Movie Review – Dark Night

Dark Night (2016)
Written & Directed by Tim Sutton

On July 20th, 2012, during a midnight screen of The Dark Knight Returns, a man wearing tactical gear set off tear gas inside the theater and proceeded to fire into the audience using multiple firearms he’d prepared for this occasion. 12 people were dead, 58 were wounded in the shooting. What followed was another cycle of the gun/mental health debate in America, which ended, as always, with nothing done on either front by leaders who feared political reprisal if they were to act. It was another reminder that we live in a society where the average and considered politically safest response of an elected official in the wake of mass murder is to do nothing.

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Movie Review – The King of Comedy

The King of Comedy (1982)
Written by Paul D. Zimmerman
Directed by Martin Scorsese

The King of Comedy came out in the wake of Mean Streets, Taxi Driver, and Raging Bull. It features no gratuitous sex or nudity, little profanity, and not one drop of blood (well DeNiro does get a small scratch on his hand in the opening scene). It is a Scorsese film with a PG rating. When it was initially released, the film was a total failure. People went in expecting laughs with a title like The King of Comedy, but instead from an uncomfortable and cringe-inducing character study about the demented nature of fame. Todd Phillips cites this as one of the primary influences on his recent movie Joker, but it’s relatively clear he couldn’t reproduce the script that makes The King of Comedy one of Scorsese’s best.

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Movie Review – Wings of Desire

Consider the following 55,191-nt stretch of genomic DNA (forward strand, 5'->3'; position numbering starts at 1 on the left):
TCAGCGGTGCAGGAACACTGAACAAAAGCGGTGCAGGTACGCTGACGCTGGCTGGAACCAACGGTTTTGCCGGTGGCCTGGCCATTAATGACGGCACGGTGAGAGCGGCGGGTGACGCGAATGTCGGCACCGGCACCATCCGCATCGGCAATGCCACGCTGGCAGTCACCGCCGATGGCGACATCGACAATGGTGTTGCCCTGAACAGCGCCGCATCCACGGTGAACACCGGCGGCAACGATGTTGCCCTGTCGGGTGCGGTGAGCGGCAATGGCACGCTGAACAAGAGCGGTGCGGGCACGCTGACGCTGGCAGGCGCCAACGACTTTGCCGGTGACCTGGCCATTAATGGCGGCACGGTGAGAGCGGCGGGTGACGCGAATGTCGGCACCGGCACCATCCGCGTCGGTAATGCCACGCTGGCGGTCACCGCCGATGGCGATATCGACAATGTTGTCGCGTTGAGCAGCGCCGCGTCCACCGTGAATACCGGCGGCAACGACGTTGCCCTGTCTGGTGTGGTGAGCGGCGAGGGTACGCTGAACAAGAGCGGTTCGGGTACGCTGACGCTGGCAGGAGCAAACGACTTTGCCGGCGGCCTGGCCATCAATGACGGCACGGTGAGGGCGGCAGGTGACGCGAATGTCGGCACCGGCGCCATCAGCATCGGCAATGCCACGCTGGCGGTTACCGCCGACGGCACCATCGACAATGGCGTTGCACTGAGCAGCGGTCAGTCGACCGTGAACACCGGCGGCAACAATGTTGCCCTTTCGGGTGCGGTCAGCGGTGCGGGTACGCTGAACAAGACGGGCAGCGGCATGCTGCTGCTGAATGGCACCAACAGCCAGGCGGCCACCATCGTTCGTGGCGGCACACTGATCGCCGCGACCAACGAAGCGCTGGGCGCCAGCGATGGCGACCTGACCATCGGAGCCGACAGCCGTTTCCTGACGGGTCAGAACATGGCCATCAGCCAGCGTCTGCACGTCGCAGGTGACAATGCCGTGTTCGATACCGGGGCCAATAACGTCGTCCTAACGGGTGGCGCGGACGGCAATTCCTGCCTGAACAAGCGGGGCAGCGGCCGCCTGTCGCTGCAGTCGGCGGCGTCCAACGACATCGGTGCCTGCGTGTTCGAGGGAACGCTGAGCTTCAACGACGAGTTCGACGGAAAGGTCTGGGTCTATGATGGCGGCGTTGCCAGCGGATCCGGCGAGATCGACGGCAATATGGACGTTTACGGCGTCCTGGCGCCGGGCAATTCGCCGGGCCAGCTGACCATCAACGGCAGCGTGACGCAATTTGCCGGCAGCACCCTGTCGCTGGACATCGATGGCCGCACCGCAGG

Wings of Desire (1987)
Written by Wim Wenders, Peter Handke, & Richard Reitinger
Directed by Wim Wenders

In the late 1980s, the city of Berlin was divided, split down the center by the construction of the Berlin Wall by the Soviets in 1961. This wall served as a physical representation of the ideological rift that existed in the world during the Cold War. While Wings of Desire is not about this wall, it is ever-present in the background, a reminder that West Berlin was once part of a whole and in 1987 a fragment. Our first scene puts the audience above the city, through the eyes of the angel, that is the film’s protagonist. We see the complexity and beauty of this place through the perspective of one who loves it and the people dearly.

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Movie Review – Support the Girls

Support the Girls (2018)
Written & Directed by Andrew Bujalski

Double Whammies is a sports bar modeled so directly after Hooter’s, the once-popular American chain, that most audiences will know right away what world is being explored in this film. Yes, there are twenty-something scantily clad women slinging beers and wings, but this isn’t an exploitative picture. Support the Girls is a story about working-class women, a companion piece in some ways to Soderbergh’s Magic Mike, though not as well-made as that movie. The central character is not one of the waitstaff mentioned above but manager Lisa, who is spending a day dealing with crises of small and earth-shattering potential. The conflict in every instance is deeply grounded, and human and Regina Hall’s performance as Lisa is the strongest element of this film.